In giving its consent, the PSC said the statutory standard in the case dealt with whether the Mitchell plant acquisition was necessary in light of Kentucky Power's decision to close the Big Sandy unit, and whether it was the lowest-cost option available.
"Arguments on economic benefits to specific areas of Kentucky Power's service territory are beyond the scope of the commission's jurisdiction," the agency wrote.
Regulators said Kentucky Power customers would have faced much higher rates if the utility had opted for the Big Sandy upgrade.
Kentucky Power said it agreed to seek regulatory approval to convert its 278-megawatt Big Sandy unit to burn natural gas instead of coal. That unit also is scheduled to stop using coal in 2015.
Closing the larger Big Sandy unit and switching to the West Virginia power plant was "the most cost-effective way to meet federal environmental rules and continue providing reliable, affordable electricity to all our customers," company President Greg Pauley said.
"We care about the employees who work at Big Sandy and the businesses and residents in Louisa and Lawrence County and are committed to working with them through the transition," he said.
The plant employs about 80 people and expects to need 25 to 35 fulltime workers for the smaller unit.
Even if the smaller plant keeps churning out power, Lawrence County is bracing for a big drop in tax revenue from Big Sandy. The plant contributes more than $900,000 a year in local property tax revenues, with slightly more than half going to the schools.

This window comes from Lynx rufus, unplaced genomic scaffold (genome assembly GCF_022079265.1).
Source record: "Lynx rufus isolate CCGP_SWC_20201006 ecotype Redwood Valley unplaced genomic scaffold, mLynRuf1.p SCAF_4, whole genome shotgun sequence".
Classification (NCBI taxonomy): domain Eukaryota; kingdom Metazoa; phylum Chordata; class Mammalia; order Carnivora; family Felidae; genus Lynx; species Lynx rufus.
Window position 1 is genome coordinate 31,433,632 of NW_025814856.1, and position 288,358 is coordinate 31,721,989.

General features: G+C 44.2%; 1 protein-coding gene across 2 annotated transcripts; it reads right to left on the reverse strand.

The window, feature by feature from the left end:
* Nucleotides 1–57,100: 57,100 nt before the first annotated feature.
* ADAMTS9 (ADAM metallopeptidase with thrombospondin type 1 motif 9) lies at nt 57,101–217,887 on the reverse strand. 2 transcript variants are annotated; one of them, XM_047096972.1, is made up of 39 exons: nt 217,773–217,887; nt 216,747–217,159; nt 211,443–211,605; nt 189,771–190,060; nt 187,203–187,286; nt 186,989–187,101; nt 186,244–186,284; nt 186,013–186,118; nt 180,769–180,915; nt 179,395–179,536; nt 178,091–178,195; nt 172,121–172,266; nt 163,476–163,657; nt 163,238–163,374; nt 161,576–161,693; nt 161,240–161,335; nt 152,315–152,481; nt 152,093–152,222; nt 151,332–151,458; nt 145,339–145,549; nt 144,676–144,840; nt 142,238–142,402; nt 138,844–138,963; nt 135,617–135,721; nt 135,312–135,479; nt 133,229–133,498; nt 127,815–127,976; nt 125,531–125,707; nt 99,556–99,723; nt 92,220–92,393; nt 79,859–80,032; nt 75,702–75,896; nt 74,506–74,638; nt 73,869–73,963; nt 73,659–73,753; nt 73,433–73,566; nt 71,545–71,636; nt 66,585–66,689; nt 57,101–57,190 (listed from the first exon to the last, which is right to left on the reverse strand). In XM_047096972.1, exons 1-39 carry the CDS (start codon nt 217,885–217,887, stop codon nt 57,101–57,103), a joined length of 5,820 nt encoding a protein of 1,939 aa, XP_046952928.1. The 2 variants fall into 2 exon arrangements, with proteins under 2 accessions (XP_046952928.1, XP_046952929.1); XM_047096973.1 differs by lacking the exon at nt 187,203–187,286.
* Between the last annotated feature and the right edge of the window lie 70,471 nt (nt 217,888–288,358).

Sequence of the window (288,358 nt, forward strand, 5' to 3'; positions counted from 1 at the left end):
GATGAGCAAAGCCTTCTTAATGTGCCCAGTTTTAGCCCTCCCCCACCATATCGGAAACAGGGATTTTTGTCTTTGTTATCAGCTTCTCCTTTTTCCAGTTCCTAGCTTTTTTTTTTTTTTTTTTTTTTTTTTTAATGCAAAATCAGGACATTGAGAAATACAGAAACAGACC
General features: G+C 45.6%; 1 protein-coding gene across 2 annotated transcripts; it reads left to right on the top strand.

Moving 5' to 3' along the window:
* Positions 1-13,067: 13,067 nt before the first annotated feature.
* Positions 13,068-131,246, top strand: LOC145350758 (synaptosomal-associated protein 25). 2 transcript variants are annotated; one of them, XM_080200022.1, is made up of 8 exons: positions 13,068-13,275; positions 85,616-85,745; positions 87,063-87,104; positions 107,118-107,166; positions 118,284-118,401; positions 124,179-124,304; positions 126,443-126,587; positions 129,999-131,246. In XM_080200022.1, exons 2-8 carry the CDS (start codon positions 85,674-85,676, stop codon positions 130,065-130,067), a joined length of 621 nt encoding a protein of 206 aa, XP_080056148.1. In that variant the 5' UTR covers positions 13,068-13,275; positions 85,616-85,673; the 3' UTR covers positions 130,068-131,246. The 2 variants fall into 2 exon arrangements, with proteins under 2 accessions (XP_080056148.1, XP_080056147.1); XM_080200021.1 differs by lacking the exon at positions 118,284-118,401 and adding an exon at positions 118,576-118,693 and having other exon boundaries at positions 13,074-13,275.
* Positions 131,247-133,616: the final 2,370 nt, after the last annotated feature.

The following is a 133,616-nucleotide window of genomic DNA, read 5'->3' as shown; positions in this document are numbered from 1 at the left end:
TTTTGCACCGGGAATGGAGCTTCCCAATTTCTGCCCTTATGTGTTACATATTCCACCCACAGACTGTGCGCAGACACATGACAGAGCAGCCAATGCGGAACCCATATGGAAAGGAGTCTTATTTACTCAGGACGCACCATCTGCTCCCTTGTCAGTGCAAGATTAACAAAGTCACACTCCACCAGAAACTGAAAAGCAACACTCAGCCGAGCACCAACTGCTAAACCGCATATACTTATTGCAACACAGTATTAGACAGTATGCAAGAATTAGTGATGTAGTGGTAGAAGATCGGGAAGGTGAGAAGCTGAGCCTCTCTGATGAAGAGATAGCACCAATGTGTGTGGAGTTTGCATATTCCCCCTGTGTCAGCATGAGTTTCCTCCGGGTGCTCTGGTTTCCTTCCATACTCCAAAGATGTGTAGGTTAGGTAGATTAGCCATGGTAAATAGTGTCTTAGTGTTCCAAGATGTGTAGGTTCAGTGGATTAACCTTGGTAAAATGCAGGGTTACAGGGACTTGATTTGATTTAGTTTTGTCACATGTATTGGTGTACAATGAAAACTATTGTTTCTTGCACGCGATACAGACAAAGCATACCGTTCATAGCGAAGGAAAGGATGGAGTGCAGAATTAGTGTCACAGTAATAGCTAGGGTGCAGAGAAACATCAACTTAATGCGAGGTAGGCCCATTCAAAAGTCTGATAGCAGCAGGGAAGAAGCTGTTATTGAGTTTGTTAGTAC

Rachel Thacker, co-owner of a hardware store in downtown Louisa, said the county will struggle to offset the lost jobs and revenue "if we don't get some type of industry in here."
Kentucky Power recently paid for a consultant to assess Lawrence County's needs to expand its economy. The consultant concluded the county needs to increase sewage capacity - a multimillion-dollar venture, Lawrence County Judge-Executive John Osborne said.
"We know what the problem is, but where are we going to get the money to build a sewer plant?" he said.
Kentucky Power initially pledged to spend $100,000 in each of the next five years for economic development initiatives in Lawrence County and neighboring counties, where as many as one in three people live at or below the federal poverty level, according to Census data. The commission directed Kentucky Power to contribute at least $233,000 annually, a figure Hogan still called "a slap in the face."
Part of the money will go for job training. County leaders are skeptical the money will filter down to help many people.
"It'll be spent more on development and research to tell us what we need," Osborne said. "It'll be money to go to somebody else's pocket, but as far as to actually creating anything for the county, no."
Osborne added: "If you do train them, where in the heck are they going to get work?"